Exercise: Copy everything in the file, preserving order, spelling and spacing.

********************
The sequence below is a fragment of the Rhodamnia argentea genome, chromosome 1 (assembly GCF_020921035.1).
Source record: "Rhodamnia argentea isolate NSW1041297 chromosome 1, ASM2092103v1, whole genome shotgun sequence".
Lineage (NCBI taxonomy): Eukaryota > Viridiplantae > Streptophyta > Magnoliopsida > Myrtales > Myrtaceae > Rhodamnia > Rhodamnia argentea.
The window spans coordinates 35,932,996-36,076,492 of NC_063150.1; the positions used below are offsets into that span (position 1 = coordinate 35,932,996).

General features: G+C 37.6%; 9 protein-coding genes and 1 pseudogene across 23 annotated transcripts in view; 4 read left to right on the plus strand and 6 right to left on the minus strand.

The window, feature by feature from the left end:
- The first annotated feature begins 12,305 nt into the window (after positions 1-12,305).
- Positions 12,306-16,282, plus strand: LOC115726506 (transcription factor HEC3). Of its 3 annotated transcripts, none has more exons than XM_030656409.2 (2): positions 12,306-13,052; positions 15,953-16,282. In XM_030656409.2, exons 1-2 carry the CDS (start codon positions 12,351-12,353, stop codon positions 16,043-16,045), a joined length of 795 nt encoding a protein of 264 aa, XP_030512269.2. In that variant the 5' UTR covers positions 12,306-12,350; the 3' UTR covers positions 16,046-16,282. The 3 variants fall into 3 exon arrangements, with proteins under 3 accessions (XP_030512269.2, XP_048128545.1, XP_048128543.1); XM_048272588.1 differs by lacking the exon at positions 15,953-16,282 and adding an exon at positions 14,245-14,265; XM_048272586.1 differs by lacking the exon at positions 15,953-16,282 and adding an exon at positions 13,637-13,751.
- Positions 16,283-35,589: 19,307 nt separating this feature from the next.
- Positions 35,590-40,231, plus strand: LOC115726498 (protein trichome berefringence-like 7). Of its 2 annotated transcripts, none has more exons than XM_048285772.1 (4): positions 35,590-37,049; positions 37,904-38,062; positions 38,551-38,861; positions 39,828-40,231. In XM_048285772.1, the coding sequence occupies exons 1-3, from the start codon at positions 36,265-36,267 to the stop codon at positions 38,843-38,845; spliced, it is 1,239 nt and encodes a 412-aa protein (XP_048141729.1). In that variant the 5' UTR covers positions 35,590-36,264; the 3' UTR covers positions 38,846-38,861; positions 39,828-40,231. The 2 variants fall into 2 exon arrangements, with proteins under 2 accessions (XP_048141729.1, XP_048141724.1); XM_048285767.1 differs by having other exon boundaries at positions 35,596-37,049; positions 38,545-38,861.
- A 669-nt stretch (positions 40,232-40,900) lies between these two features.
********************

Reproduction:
The sequence below is a fragment of the Rhodamnia argentea genome, chromosome 1 (assembly GCF_020921035.1).
Source record: "Rhodamnia argentea isolate NSW1041297 chromosome 1, ASM2092103v1, whole genome shotgun sequence".
Lineage (NCBI taxonomy): Eukaryota > Viridiplantae > Streptophyta > Magnoliopsida > Myrtales > Myrtaceae > Rhodamnia > Rhodamnia argentea.
The window spans coordinates 35,932,996-36,076,492 of NC_063150.1; the positions used below are offsets into that span (position 1 = coordinate 35,932,996).

General features: G+C 37.6%; 9 protein-coding genes and 1 pseudogene across 23 annotated transcripts in view; 4 read left to right on the plus strand and 6 right to left on the minus strand.

The window, feature by feature from the left end:
- The first annotated feature begins 12,305 nt into the window (after positions 1-12,305).
- Positions 12,306-16,282, plus strand: LOC115726506 (transcription factor HEC3). Of its 3 annotated transcripts, none has more exons than XM_030656409.2 (2): positions 12,306-13,052; positions 15,953-16,282. In XM_030656409.2, exons 1-2 carry the CDS (start codon positions 12,351-12,353, stop codon positions 16,043-16,045), a joined length of 795 nt encoding a protein of 264 aa, XP_030512269.2. In that variant the 5' UTR covers positions 12,306-12,350; the 3' UTR covers positions 16,046-16,282. The 3 variants fall into 3 exon arrangements, with proteins under 3 accessions (XP_030512269.2, XP_048128545.1, XP_048128543.1); XM_048272588.1 differs by lacking the exon at positions 15,953-16,282 and adding an exon at positions 14,245-14,265; XM_048272586.1 differs by lacking the exon at positions 15,953-16,282 and adding an exon at positions 13,637-13,751.
- Positions 16,283-35,589: 19,307 nt separating this feature from the next.
- Positions 35,590-40,231, plus strand: LOC115726498 (protein trichome berefringence-like 7). Of its 2 annotated transcripts, none has more exons than XM_048285772.1 (4): positions 35,590-37,049; positions 37,904-38,062; positions 38,551-38,861; positions 39,828-40,231. In XM_048285772.1, the coding sequence occupies exons 1-3, from the start codon at positions 36,265-36,267 to the stop codon at positions 38,843-38,845; spliced, it is 1,239 nt and encodes a 412-aa protein (XP_048141729.1). In that variant the 5' UTR covers positions 35,590-36,264; the 3' UTR covers positions 38,846-38,861; positions 39,828-40,231. The 2 variants fall into 2 exon arrangements, with proteins under 2 accessions (XP_048141729.1, XP_048141724.1); XM_048285767.1 differs by having other exon boundaries at positions 35,596-37,049; positions 38,545-38,861.
- A 669-nt stretch (positions 40,232-40,900) lies between these two features.